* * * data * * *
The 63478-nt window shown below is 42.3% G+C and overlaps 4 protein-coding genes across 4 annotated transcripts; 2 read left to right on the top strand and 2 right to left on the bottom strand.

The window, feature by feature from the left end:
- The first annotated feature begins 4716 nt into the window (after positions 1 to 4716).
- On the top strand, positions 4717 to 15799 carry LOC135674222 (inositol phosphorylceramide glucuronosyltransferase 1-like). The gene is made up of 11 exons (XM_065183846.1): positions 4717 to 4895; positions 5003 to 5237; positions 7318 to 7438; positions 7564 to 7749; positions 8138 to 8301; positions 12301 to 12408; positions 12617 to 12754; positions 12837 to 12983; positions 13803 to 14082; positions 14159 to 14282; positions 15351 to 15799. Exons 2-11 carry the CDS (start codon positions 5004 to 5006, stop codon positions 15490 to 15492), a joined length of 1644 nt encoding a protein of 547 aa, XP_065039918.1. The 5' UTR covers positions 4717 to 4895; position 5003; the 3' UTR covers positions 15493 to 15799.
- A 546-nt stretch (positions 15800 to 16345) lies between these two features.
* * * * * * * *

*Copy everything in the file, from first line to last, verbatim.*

The 63478-nt window shown below is 42.3% G+C and overlaps 4 protein-coding genes across 4 annotated transcripts; 2 read left to right on the top strand and 2 right to left on the bottom strand.

The window, feature by feature from the left end:
- The first annotated feature begins 4716 nt into the window (after positions 1 to 4716).
- On the top strand, positions 4717 to 15799 carry LOC135674222 (inositol phosphorylceramide glucuronosyltransferase 1-like). The gene is made up of 11 exons (XM_065183846.1): positions 4717 to 4895; positions 5003 to 5237; positions 7318 to 7438; positions 7564 to 7749; positions 8138 to 8301; positions 12301 to 12408; positions 12617 to 12754; positions 12837 to 12983; positions 13803 to 14082; positions 14159 to 14282; positions 15351 to 15799. Exons 2-11 carry the CDS (start codon positions 5004 to 5006, stop codon positions 15490 to 15492), a joined length of 1644 nt encoding a protein of 547 aa, XP_065039918.1. The 5' UTR covers positions 4717 to 4895; position 5003; the 3' UTR covers positions 15493 to 15799.
- A 546-nt stretch (positions 15800 to 16345) lies between these two features.